Over at Much Shelist, they put out what I consider to be one of the finer examples of a client communication, The Business & Legal Quarterly.

In the spirit of full disclosure, yes, I provide some editorial support for the publication — “some” and “support” being the operative words, however. The publication is very much a product of the firm’s commitment to providing value-added information and services to its clients and friends (e.g., readers, e.g., you), which means that my role is pretty much limited to helping the editor nudge things back onto a well-established path. (Somewhat like tapping a horse on the right or left side in order to keep it heading in a straight line.)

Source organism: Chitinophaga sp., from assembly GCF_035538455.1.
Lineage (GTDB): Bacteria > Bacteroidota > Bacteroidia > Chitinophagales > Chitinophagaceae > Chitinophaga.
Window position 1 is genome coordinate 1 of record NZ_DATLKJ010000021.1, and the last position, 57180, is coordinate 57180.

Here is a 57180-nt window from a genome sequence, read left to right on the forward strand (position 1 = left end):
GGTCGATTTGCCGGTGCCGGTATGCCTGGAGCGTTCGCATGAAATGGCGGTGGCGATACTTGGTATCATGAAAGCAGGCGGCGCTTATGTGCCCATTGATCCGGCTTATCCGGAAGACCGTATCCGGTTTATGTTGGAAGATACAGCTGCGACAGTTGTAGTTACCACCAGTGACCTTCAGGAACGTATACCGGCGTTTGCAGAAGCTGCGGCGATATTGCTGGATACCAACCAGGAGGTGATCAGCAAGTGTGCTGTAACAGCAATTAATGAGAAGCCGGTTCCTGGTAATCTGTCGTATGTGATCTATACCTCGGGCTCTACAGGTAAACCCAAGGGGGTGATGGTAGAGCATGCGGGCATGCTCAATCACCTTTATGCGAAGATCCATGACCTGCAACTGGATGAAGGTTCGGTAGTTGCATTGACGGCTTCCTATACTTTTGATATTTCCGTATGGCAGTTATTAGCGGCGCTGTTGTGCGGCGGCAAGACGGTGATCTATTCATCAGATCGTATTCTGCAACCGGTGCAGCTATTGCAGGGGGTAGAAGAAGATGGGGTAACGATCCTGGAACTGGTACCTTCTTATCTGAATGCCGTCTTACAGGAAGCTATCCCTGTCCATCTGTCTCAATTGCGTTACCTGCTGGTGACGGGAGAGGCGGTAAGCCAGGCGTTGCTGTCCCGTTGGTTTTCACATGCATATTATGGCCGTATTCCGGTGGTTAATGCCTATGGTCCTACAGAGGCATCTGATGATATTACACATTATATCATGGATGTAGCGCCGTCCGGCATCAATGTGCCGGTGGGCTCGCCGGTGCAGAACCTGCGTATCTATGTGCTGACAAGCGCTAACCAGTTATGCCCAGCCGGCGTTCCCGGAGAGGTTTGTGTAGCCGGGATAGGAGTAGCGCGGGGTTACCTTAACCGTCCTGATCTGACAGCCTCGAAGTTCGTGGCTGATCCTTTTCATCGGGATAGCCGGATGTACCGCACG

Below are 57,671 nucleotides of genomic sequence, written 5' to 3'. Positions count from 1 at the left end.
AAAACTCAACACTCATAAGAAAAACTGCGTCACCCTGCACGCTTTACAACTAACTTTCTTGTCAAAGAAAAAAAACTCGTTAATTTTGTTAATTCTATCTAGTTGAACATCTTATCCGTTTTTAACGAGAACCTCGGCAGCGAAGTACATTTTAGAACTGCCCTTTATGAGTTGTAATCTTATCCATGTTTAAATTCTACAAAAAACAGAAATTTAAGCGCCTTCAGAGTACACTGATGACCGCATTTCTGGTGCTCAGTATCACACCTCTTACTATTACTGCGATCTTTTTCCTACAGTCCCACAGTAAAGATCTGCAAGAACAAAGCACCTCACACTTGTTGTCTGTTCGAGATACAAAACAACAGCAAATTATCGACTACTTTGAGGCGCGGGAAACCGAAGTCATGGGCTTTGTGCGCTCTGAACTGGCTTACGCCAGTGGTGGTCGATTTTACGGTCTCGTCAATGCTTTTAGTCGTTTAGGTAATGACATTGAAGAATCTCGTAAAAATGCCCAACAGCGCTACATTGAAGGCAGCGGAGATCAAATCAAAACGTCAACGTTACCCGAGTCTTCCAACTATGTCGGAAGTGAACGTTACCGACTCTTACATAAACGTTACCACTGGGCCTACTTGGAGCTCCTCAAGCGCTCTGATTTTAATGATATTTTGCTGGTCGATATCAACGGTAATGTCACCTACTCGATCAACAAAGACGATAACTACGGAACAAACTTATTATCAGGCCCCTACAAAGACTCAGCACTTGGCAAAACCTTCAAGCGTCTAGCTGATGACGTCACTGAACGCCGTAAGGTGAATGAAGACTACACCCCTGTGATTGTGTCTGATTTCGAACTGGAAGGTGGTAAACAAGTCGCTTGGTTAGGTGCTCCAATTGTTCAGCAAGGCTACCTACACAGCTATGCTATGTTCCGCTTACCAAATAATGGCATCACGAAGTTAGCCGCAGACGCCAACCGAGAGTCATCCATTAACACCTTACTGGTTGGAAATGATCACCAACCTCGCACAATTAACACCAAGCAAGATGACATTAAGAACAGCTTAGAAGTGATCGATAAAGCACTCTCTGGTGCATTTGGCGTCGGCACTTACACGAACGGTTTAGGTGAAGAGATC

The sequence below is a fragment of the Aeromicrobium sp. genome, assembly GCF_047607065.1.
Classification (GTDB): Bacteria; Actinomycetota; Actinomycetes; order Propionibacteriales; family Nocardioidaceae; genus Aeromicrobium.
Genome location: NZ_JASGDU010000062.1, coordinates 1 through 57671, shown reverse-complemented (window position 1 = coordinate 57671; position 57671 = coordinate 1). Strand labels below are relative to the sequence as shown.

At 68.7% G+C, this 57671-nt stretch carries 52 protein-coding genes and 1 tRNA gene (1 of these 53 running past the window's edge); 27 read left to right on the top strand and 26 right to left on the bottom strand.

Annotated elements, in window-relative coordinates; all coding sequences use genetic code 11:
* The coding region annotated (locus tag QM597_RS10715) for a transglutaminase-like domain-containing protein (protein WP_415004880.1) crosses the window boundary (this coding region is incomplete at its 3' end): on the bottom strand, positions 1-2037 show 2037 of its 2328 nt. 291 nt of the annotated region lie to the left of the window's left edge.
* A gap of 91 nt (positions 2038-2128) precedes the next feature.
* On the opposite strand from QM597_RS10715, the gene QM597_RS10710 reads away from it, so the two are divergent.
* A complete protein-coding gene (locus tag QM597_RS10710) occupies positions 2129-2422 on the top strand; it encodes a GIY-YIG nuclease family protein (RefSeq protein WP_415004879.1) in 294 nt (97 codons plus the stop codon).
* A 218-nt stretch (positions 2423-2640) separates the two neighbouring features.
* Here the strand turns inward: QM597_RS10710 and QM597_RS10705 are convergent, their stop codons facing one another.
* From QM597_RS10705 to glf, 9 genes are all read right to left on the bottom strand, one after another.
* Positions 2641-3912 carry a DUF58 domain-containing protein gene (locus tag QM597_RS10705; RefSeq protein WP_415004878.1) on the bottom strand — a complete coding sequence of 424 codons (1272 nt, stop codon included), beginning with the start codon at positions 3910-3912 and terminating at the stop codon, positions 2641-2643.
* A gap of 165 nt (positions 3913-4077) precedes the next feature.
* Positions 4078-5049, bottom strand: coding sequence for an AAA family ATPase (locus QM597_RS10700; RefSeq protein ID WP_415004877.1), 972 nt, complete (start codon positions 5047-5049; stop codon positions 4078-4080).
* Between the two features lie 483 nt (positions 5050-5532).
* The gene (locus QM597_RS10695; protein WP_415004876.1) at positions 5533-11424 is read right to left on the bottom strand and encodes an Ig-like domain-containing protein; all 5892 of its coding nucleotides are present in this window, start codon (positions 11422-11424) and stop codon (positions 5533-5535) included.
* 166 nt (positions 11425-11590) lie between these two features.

I’m thinking about this publication because a couple of recent articles — try here and here — have talked about some of the risks inherent in publishing online; namely, the possibility that certain statements posted on websites, through social media sites and via other internet-based media might be perceived as being defamatory and subject to litigation.

How does this apply to law firms? At first blush, people probably think of practice group descriptions when they think of online content related to law firms. And yes, it’s fairly rare for a firm to talk about anything but itself when describing a practice area. But websites are also full of press releases, links to bylined articles and publications posted elsewhere, news and events listings, etc. Any of these things could contain statements that could be perceived as — and fall under legal definitions of — defamation.

Ultimately, when it comes to making comments about other people and organizations — especially online, where nothing ever truly goes away — it’s not a bad idea to keep the Thumper Rule in mind. I now quote from the Disney movie, “Bambi”:

“If you can’t say somethin’ nice [long pause], don’t say nuthin’ at all.”